92 episodes

The Scienceline podcast is produced by the Science, Health and Environmental Reporting Program in the Arthur L. Carter Journalism Institute at New York University. For more information, e-mail us at scienceline@gmail.com.

Scienceline Scienceline

    • Science
    • 5.0 • 8 Ratings

The Scienceline podcast is produced by the Science, Health and Environmental Reporting Program in the Arthur L. Carter Journalism Institute at New York University. For more information, e-mail us at scienceline@gmail.com.

    Yet another road to this great ape’s extinction

    Yet another road to this great ape’s extinction

    Chimpanzees are nearing extinction in many countries. Of the four subspecies of these great apes, western chimpanzees are the most endangered. Experts estimate that their distribution is now extremely patchy, with 80% of their numbers having declined in the last 20 years. The largest-remaining population is found in the Ivory Coast in Western Africa, with smaller populations in Guinea, Sierra Leone, Nigeria, Guinea-Bissau and Liberia. 

    Poaching and habitat loss are some of the well-known threats to chimpanzees. But a study published last September finds that road developments are exacerbating their population decline. Noise pollution emanating from the construction of roads and poachers gaining access to more remote locations are some of the reasons to blame. A team of primate conservationists have quantified the extent to which roads jeopardize their communities. They say that just about 4.5% of the chimp population are left unaffected by roads.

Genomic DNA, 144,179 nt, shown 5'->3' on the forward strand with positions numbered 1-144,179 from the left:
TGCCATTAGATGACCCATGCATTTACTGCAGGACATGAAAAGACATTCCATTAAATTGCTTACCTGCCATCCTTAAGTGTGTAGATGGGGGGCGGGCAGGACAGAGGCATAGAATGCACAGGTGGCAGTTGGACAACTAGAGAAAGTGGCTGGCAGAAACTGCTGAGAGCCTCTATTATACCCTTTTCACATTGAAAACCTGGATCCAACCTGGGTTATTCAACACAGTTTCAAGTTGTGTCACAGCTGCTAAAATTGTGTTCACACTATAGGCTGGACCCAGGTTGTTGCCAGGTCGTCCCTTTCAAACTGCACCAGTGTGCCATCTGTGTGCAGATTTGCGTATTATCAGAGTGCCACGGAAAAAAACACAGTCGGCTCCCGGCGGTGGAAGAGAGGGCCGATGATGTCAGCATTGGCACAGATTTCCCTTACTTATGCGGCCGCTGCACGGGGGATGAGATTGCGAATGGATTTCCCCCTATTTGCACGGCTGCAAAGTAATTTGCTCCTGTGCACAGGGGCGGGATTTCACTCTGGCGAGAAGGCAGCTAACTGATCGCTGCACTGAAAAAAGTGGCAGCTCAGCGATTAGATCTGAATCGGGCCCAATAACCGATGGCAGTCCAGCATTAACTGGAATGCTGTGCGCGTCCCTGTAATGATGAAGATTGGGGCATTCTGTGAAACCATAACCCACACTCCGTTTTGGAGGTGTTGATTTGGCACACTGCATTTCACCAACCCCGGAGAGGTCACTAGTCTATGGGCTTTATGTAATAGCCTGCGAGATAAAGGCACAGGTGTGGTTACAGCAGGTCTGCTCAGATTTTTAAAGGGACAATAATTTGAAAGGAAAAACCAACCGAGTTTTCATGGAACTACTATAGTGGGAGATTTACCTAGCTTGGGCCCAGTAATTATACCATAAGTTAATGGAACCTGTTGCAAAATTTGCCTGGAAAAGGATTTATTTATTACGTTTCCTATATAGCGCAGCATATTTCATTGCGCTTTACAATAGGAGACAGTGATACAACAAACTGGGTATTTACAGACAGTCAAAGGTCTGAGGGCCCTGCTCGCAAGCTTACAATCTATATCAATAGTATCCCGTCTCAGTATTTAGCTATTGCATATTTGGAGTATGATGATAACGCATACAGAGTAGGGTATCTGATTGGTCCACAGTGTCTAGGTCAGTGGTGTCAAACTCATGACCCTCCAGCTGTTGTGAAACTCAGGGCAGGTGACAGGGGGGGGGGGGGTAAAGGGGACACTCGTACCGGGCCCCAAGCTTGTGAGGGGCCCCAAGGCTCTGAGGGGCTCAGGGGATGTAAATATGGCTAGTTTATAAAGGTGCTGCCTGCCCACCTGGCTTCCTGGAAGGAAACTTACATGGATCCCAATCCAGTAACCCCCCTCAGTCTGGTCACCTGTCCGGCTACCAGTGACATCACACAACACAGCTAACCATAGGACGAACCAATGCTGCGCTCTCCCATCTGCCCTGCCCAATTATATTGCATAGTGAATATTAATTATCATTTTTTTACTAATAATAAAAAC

On this episode of the Scienceline podcast, reporter Niranjana Rajalakshmi speaks with primate behavior experts who suggest a few strategies that could mitigate the impact of roads on western chimpanzees. 

    Find more information at Scienceline.org

    • 7 min
    Climate change on the global stage

    Climate change on the global stage

    Thinking about climate change can be overwhelming, even paralyzing. Attempting to solve this global crisis will take enormous efforts by politicians, companies and local leaders to reverse the negative effects on our planet. 

    On this global stage, where can artistic expression fit into our response and communication efforts? Enter climate change theater — an effort by playwrights, educators and scientists to spread information and awareness about the impacts of human behavior on the environment. While filled with serious themes of melting ice caps and polluted waterways, these plays also offer hope for a positive future.

    Join Scienceline reporter Hannah Loss on a trip up the Hudson Valley as she experiences a global series of storytelling and live performances organized by Climate Change Theatre Action.

    You can read more on our website: https://scienceline.org/2022/03/climate-change-on-the-global-stage/

    Music:

    Bedtime Story for My (future) Daughter by Caity-Shea Violette, performed by Hudson River Playback Theatre

    The Oysters, by Miranda Rose Hall, performed by Andrew Brehm, Eric Magnus and Liz Zito

    • 8 min
    Do stutterers always stutter? Not really

    Do stutterers always stutter? Not really

    What do Tiger Woods, Michelle Williams and President Joe Biden all have in common? Like around 3 million people in the United States, they are all people who stutter.

    Stuttering commonly develops around childhood and most people stop stuttering by the time they reach adulthood. However, stuttering persists for some adults and researchers haven’t been able to figure out why. But findings from a recent study may get them one step closer to finding out: Adults don’t stutter when they talk alone.

    Join Scienceline reporter Kharishar Kahfi as he learns more about the communication disorder and what the new discovery adds to the field of stuttering research.

    You can read more on our website: https://scienceline.org/2022/03/do-stutterers-always-stutter-not-really/

    Music: